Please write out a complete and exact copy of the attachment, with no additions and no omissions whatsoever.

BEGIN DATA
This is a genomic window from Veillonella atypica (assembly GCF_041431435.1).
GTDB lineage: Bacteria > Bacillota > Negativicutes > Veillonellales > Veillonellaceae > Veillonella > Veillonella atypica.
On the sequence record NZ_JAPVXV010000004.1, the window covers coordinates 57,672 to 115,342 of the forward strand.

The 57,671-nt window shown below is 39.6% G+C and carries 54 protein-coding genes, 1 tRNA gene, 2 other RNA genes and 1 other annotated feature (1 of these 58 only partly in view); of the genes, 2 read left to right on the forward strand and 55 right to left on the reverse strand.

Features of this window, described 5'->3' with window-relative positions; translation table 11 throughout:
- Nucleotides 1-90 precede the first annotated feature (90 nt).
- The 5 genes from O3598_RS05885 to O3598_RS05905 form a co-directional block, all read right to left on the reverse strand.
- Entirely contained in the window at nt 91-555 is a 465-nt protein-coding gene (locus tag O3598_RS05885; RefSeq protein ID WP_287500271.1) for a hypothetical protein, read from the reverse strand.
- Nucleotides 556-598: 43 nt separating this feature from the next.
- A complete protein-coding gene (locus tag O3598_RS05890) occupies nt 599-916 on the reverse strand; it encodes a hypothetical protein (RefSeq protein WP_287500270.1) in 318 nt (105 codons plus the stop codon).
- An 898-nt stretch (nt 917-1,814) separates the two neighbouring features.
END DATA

This is a genomic window from Veillonella atypica (assembly GCF_041431435.1).
GTDB lineage: Bacteria > Bacillota > Negativicutes > Veillonellales > Veillonellaceae > Veillonella > Veillonella atypica.
On the sequence record NZ_JAPVXV010000004.1, the window covers coordinates 57,672 to 115,342 of the forward strand.

The 57,671-nt window shown below is 39.6% G+C and carries 54 protein-coding genes, 1 tRNA gene, 2 other RNA genes and 1 other annotated feature (1 of these 58 only partly in view); of the genes, 2 read left to right on the forward strand and 55 right to left on the reverse strand.

Features of this window, described 5'->3' with window-relative positions; translation table 11 throughout:
- Nucleotides 1-90 precede the first annotated feature (90 nt).
- The 5 genes from O3598_RS05885 to O3598_RS05905 form a co-directional block, all read right to left on the reverse strand.
- Entirely contained in the window at nt 91-555 is a 465-nt protein-coding gene (locus tag O3598_RS05885; RefSeq protein ID WP_287500271.1) for a hypothetical protein, read from the reverse strand.
- Nucleotides 556-598: 43 nt separating this feature from the next.
- A complete protein-coding gene (locus tag O3598_RS05890) occupies nt 599-916 on the reverse strand; it encodes a hypothetical protein (RefSeq protein WP_287500270.1) in 318 nt (105 codons plus the stop codon).
- An 898-nt stretch (nt 917-1,814) separates the two neighbouring features.